Every day I’ve been looking out over the garden planning and scheming. The kitchen is now the nursery for two mini glass houses full of seedlings and as they germinate they head up to the attic to grow on in cooler temperatures and new seeds are planted in the warm kitchen. My first lot of 40 seeds only has 5 survivors now – so I’m really hoping my success rate grows. The billion or so tulips, alliums and grape hyacinths I planted last year are all peaking through the soil and I’m being patient to wait to put the dahlia and lily tubers in next month. There’s been some moving and shaking around the garden with things making way for new additions – including a four ball conifer topiary I’m pretty stoked about. Arne Maynard has a lot to answer for.
The garden has also been Terminal 6 at Heathrow over winter as my compassion for our two resident turtle doves who guard the mirabelle tree year round to keep their nest there led to about 40 other hanger-on birds taking up residence. Blue tits, gold finches, robins, and other randoms show up at daybreak each day and check the feeder every 3 seconds until its filled with nuts and seeds for them. Its kept a bit of life in the garden each day and I’ve now entered bird-nerd territory with my own bird watching book kept in the draw of the breakfast table in our kitchen. Gone is Vogue as my bible.
Its bizarre to think back that this time last year we were still renovating and not yet even taking bookings. We’ve come a long way and its been a cracker of a trip…. and there’s more to come with summer ahead!
Yesterday the lovely Sharon Santoni of My French Country Home fame featured La Pommetier on her blog. Sharon has followers the world over and last year released her beautiful book, My Stylish French Girlfriends which has already had multiple print runs. We featured on the day Sharon’s blog turned 6 years old – and for me it’s one of the original and the best in the blogging world.
Sharon had put a call out asking her readers about a life transformation of their own as she has transformed her life from mother of four to international blogging superstar and author as her children all grew up and flew the nest. I wrote what I though was just a little note from me to Sharon really just to tell her how much her lovely insights and photos of life in Normandy meant to me among the demands, deadlines and drama of working life in Melbourne and how they planted the seeds for our own move her in 2014. When she selected my note to publish on her blog, I underestimated the response levels from her very engaged, supportive and lovely community.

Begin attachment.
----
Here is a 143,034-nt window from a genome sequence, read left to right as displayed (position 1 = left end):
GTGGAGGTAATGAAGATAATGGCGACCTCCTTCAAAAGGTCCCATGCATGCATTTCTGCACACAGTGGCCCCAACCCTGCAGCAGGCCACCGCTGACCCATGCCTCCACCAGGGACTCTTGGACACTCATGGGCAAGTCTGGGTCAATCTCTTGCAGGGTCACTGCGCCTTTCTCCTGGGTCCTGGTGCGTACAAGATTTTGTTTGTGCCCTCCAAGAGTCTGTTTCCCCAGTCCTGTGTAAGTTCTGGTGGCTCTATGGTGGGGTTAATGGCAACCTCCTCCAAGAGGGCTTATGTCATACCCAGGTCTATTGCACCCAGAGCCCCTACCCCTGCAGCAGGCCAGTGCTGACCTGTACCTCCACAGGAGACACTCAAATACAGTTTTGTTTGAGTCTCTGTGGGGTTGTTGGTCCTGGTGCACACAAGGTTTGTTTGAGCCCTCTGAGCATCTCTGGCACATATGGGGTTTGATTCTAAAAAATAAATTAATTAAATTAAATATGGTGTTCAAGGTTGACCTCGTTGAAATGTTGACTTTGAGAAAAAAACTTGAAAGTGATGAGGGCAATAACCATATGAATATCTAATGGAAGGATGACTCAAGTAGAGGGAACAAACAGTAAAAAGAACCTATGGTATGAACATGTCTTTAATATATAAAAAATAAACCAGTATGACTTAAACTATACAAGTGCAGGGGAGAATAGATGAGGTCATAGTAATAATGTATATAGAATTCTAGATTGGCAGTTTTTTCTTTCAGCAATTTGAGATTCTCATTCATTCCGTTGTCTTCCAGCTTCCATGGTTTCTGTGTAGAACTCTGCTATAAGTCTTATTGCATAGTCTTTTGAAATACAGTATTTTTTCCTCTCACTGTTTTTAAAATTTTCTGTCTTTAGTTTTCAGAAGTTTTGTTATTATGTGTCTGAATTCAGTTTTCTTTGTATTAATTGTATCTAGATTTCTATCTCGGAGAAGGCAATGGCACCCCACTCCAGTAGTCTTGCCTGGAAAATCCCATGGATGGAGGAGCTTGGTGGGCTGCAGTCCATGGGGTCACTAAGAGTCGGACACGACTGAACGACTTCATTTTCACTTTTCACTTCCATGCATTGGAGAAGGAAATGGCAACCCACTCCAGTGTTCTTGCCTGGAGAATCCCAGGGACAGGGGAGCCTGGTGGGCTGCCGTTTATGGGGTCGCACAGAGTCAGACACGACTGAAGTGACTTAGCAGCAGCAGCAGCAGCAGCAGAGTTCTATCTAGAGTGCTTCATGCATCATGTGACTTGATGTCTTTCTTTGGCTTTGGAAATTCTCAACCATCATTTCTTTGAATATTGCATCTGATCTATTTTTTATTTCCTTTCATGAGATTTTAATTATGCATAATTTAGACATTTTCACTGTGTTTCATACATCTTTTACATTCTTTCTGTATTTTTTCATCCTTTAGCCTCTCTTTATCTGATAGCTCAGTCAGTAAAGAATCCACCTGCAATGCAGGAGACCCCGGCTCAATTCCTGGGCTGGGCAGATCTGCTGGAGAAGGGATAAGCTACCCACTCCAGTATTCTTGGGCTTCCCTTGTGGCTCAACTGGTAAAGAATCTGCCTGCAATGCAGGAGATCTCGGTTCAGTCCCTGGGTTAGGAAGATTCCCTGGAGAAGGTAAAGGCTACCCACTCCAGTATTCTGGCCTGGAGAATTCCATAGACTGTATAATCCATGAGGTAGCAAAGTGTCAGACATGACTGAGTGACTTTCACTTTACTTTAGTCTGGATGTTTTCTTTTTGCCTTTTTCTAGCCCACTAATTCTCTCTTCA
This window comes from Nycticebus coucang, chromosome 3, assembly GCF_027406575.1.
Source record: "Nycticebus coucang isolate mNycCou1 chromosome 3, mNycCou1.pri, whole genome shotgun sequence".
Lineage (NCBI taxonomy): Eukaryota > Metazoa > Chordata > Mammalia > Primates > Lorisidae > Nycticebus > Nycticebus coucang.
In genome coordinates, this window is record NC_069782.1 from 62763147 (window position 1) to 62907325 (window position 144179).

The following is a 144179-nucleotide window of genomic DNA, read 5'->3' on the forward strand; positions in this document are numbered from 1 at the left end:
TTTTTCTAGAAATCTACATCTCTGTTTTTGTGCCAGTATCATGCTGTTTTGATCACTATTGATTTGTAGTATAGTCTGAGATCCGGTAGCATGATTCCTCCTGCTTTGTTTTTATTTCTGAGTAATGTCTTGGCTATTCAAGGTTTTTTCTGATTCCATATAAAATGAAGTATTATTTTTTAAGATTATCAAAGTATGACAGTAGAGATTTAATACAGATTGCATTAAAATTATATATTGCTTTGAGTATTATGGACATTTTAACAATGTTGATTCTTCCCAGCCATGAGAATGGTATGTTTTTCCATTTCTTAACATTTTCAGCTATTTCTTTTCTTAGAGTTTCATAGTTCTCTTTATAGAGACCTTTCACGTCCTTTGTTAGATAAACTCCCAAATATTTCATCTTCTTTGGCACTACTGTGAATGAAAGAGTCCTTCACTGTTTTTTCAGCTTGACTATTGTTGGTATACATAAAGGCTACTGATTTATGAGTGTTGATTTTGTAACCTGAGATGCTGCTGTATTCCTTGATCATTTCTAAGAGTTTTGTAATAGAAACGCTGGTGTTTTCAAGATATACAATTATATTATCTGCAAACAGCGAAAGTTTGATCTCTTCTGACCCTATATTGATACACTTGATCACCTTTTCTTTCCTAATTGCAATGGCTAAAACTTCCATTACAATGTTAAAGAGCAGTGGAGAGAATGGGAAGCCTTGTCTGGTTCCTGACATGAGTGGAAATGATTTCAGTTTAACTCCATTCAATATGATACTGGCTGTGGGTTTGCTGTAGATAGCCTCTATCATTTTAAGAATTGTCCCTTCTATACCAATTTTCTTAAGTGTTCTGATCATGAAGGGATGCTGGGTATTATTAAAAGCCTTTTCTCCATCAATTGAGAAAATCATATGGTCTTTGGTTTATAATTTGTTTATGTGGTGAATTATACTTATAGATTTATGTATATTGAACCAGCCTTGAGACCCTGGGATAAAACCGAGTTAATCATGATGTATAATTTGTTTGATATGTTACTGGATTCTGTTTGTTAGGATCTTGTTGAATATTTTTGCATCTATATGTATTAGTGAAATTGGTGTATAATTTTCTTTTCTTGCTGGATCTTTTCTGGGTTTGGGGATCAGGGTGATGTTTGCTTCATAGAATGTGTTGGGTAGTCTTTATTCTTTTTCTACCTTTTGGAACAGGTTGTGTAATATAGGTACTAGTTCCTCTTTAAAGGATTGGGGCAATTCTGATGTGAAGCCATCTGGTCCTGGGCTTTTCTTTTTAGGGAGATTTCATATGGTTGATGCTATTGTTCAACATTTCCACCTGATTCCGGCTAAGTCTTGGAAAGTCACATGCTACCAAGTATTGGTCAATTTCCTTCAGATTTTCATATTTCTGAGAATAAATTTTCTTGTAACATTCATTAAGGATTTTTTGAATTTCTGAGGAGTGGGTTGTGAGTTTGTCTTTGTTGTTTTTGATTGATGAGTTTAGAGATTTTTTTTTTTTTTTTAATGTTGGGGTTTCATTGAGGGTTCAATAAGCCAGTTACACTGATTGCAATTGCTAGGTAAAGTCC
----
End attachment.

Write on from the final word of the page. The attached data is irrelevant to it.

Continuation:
Among the notes of support and booking inquiries for La Pommetier today there was a few questions about things people saw in the photos, so here is a few of the sources and suppliers. Please feel free to email me at email@example.com if there is anything else you’d like to know.
The little cushions of painted scenes of Normandy are by the super talented Genevieve Levy and can be purchased online here: www.maisonlevy.fr. For those thinking of coming to stay, the cushions with the umbrellas on the beach in Deauville are in our room “Le Jardin”. In our “La Mirabelle” room we have Genevieve’s cushions with the little red tractor on the beach – you’ll see these tractors here at Arromanches where they are used to take the fishing boats down to the water at low tide. The cushions in the photo are not currently available in her e-shop, but if you send Genevieve a little note via her website and ask nicely she may be able to get some for you. I had these cushions pinned on Pinterest for years before we arrived in France and emailed to ask if her if she could still supply them – it was a little wait for them to arrive but I love them. Genevieve has a store at 20 rue Taylor in Paris if you are in the City of Lights.
The bedhead is from a lovely store in Paris called Le Bout du Monde – its right between the Opera, Madeleine and the ‘grand magasins’ and worth a visit as they style everything so beautifully. They have also recently opened within Harrods in London.
The paint colour for the walls is Farrow and Ball’s ‘Light Blue’. Its such a soft colour and the paint gives a lovely chalky finish suited to old homes.
These Louis XVI chairs (we have a matching pair) we fought off antique dealers to buy while at the huge deballage at Le Mans (a giant antiques/brocante fair held each month). For me they are just on the border of chic and shabby with their wear and tear, but they are utterly charming and so many guests have told me they’ve peeked in the seams to see all the old stuffings and to leave them as they are. So they stay as they are.
The curtain fabric is English linen designer Kate Forman and is called Cameo Rose. They are triple gathered and double lined with both thick thermal lining and cotton lining to give them their really full fluffy look. Of course its the tie-backs my mother made that really makes the room look good (according to her).